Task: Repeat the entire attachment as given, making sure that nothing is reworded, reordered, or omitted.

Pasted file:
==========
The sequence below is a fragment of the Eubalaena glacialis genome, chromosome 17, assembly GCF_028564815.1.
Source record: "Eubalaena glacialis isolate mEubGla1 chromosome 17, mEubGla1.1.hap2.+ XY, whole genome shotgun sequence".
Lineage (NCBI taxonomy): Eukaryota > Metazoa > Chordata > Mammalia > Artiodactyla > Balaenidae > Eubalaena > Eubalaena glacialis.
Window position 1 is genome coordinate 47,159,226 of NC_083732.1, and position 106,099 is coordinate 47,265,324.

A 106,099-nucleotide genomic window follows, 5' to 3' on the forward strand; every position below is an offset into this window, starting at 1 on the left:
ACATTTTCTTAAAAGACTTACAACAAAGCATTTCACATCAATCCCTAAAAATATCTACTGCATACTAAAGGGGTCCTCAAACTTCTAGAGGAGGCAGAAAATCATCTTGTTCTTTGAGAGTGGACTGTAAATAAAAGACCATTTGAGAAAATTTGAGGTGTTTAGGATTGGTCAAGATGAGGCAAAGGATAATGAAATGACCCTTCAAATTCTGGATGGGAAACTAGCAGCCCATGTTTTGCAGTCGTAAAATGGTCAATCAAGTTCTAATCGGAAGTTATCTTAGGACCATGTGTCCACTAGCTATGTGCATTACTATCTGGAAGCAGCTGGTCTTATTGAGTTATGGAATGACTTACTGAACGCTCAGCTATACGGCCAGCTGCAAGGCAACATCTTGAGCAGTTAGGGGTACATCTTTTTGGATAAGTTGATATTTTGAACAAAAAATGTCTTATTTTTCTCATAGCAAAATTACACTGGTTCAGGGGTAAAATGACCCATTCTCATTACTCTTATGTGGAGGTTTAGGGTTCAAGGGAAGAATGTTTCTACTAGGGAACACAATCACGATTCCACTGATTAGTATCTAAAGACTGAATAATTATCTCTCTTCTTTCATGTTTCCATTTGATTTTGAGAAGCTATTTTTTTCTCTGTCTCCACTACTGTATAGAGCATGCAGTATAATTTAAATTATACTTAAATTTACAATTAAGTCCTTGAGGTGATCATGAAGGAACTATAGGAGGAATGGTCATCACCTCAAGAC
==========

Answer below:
The sequence below is a fragment of the Eubalaena glacialis genome, chromosome 17, assembly GCF_028564815.1.
Source record: "Eubalaena glacialis isolate mEubGla1 chromosome 17, mEubGla1.1.hap2.+ XY, whole genome shotgun sequence".
Lineage (NCBI taxonomy): Eukaryota > Metazoa > Chordata > Mammalia > Artiodactyla > Balaenidae > Eubalaena > Eubalaena glacialis.
Window position 1 is genome coordinate 47,159,226 of NC_083732.1, and position 106,099 is coordinate 47,265,324.

A 106,099-nucleotide genomic window follows, 5' to 3' on the forward strand; every position below is an offset into this window, starting at 1 on the left:
ACATTTTCTTAAAAGACTTACAACAAAGCATTTCACATCAATCCCTAAAAATATCTACTGCATACTAAAGGGGTCCTCAAACTTCTAGAGGAGGCAGAAAATCATCTTGTTCTTTGAGAGTGGACTGTAAATAAAAGACCATTTGAGAAAATTTGAGGTGTTTAGGATTGGTCAAGATGAGGCAAAGGATAATGAAATGACCCTTCAAATTCTGGATGGGAAACTAGCAGCCCATGTTTTGCAGTCGTAAAATGGTCAATCAAGTTCTAATCGGAAGTTATCTTAGGACCATGTGTCCACTAGCTATGTGCATTACTATCTGGAAGCAGCTGGTCTTATTGAGTTATGGAATGACTTACTGAACGCTCAGCTATACGGCCAGCTGCAAGGCAACATCTTGAGCAGTTAGGGGTACATCTTTTTGGATAAGTTGATATTTTGAACAAAAAATGTCTTATTTTTCTCATAGCAAAATTACACTGGTTCAGGGGTAAAATGACCCATTCTCATTACTCTTATGTGGAGGTTTAGGGTTCAAGGGAAGAATGTTTCTACTAGGGAACACAATCACGATTCCACTGATTAGTATCTAAAGACTGAATAATTATCTCTCTTCTTTCATGTTTCCATTTGATTTTGAGAAGCTATTTTTTTCTCTGTCTCCACTACTGTATAGAGCATGCAGTATAATTTAAATTATACTTAAATTTACAATTAAGTCCTTGAGGTGATCATGAAGGAACTATAGGAGGAATGGTCATCACCTCAAGAC